Feature image by Jordan Dobbs Rosa
2011 holds a lot of nostalgia for me and my wrestling fandom. I had discovered indie wrestling in 2009 but 2011 was when I really hit my stride in terms of seeking out new and exciting indie wrestling. It was also the year I first joined a pro wrestling fan forum and thus began to have a space to put down and articulate my thoughts on what I was watching. It’s a habit that continues to this day in the form of the blog you’re reading.
And in 2011, no feud on the American independent scene was hotter and more emotionally engrossing than the one between former tag team partners Kevin Steen & El Generico. For the longest time, this match was one of my favorites in their series between 2010 and 2012. I appreciated its quick pace, the character work, and the way it built to its finish. I recall posting on my first forum that it was a 4.5 star match.
But it’s not too far off. At least from where I sit now, it has lost a little bit of its luster. But it’s not a bad match at all and I still really enjoy this match. Now, instead of finding it a perfect little hate-filled brawl though, it’s actually just a very charming match. It might seem odd to describe a match that features both competitors spitting on each other as “charming” but that’s the impression this leaves on me.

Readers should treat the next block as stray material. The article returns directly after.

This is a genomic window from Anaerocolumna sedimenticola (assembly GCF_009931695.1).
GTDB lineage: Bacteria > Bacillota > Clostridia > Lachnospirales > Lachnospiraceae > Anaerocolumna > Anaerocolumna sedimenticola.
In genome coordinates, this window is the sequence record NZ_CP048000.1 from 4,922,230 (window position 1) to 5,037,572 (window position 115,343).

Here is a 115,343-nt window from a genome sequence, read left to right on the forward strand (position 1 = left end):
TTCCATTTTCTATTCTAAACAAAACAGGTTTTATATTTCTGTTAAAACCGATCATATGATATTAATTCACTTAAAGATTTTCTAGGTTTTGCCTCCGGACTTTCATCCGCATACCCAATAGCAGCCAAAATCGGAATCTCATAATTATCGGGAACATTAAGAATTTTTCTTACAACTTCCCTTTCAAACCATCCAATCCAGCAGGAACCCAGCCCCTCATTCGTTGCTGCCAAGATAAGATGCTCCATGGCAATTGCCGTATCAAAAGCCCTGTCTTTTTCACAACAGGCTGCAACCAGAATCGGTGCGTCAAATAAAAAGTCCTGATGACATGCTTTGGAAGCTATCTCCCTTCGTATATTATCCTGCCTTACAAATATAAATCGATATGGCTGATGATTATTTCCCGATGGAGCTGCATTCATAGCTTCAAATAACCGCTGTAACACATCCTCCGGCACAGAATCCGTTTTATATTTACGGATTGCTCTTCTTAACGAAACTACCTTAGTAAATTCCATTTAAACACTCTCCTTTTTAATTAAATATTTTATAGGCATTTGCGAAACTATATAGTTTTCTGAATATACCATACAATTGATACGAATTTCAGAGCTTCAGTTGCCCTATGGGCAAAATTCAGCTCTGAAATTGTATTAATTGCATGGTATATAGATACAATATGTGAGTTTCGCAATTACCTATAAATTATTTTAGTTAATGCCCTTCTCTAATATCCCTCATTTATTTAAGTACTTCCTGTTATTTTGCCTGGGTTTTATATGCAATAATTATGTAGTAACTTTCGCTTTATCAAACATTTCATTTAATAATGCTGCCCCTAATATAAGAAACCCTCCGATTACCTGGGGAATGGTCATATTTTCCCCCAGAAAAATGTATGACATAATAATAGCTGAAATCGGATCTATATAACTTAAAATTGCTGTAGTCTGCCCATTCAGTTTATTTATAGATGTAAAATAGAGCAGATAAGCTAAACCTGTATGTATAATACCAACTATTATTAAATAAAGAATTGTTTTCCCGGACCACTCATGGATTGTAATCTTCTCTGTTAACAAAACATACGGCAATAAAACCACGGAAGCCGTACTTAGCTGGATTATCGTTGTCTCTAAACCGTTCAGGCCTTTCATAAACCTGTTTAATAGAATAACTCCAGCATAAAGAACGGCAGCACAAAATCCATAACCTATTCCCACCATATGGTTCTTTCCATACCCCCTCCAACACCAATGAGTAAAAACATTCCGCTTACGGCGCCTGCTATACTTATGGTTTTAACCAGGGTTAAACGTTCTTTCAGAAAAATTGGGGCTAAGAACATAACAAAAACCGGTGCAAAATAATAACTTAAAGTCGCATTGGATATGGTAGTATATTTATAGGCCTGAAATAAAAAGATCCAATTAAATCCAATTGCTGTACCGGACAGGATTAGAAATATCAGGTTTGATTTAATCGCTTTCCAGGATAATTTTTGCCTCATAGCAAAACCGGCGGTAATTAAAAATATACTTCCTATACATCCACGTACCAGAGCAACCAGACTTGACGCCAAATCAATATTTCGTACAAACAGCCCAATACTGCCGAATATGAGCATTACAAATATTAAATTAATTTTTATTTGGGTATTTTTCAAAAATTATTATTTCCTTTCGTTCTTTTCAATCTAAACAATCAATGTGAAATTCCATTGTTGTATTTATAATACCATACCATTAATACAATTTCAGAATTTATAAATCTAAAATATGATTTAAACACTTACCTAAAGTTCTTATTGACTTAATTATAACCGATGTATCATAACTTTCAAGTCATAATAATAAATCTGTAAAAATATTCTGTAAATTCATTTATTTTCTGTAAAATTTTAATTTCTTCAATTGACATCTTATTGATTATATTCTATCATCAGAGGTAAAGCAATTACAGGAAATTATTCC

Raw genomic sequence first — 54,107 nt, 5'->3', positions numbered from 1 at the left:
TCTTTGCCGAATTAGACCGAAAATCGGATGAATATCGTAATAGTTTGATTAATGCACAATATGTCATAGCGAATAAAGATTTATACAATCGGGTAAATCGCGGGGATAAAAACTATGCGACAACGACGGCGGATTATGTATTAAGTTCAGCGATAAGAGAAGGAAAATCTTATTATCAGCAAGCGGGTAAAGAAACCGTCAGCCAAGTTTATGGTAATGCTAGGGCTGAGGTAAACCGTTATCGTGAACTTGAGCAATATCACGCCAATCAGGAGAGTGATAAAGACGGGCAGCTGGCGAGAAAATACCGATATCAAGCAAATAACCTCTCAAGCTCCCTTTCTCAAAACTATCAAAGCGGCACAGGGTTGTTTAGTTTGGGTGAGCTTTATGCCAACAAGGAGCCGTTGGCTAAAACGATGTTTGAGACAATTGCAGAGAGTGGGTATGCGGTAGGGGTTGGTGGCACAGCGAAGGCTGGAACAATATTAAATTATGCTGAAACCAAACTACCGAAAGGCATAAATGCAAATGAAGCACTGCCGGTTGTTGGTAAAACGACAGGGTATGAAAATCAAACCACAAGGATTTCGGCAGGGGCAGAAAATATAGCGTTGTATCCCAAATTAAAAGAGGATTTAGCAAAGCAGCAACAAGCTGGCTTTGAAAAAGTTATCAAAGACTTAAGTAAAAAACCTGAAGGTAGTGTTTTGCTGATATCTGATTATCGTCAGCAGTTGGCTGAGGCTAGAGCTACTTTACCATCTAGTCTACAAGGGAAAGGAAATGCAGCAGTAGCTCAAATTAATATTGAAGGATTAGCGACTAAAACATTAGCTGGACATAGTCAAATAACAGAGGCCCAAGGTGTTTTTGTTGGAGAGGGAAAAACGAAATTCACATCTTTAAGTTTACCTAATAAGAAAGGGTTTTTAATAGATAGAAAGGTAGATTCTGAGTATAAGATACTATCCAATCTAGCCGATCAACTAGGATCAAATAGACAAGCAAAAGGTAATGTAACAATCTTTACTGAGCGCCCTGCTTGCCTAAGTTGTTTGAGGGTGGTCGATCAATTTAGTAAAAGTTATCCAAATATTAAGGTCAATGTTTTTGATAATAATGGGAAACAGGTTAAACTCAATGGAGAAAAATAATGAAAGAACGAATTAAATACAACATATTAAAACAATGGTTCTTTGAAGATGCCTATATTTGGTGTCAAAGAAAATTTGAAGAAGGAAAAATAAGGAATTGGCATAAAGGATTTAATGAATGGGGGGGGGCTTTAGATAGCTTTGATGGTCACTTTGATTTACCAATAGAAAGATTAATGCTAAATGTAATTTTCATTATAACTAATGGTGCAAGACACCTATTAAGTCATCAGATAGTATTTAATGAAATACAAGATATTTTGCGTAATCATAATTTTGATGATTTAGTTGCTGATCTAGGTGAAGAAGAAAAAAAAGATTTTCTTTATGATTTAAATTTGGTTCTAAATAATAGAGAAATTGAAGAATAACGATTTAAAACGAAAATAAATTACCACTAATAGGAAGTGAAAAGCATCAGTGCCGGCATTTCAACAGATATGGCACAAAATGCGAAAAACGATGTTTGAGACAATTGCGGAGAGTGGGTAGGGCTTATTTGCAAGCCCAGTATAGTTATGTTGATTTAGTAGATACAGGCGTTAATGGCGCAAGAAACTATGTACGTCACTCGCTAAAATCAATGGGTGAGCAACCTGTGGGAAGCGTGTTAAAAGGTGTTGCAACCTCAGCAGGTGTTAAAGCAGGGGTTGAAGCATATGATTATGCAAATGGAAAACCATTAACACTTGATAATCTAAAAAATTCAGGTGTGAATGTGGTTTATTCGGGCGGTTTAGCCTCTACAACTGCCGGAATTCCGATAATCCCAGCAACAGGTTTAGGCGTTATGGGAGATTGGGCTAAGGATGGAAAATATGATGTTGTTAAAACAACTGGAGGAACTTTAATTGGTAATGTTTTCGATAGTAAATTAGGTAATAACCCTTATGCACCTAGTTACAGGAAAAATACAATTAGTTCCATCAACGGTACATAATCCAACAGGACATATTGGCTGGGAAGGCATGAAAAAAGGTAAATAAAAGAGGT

Perhaps the element that leaves this impression on me would be how Steen and Generico both play off a small child in the crowd that’s wearing an El Generico. Steen is quick to antagonize the child, even going so far as to flip him off after laying a beating on Generico. And in a lovely moment, the child flips him off back. A literal babyface getting their comeuppance on a heel. Doesn’t get much more pro wrestling than that.
There’s even some decent psychology that ties in with Steen’s interactions with the child. Every time he gets carried away taunting the fan, Generico gets the time he needs to recover and reclaim the advantage. In a very literal way, the crowd helps Generico win this match. There’s something special about how that typically internal character element of babyfaces in wrestling gets externalized in this way.
The finishing stretch of this tight 13 minutes gives us all the great intensity that these two deliver at their best. Lots of hate and a great series of bombs to lead El Generico to his first Battle of Los Angeles victory. A compact package of everything that makes indie wrestling great–cool moves and a hot atmosphere.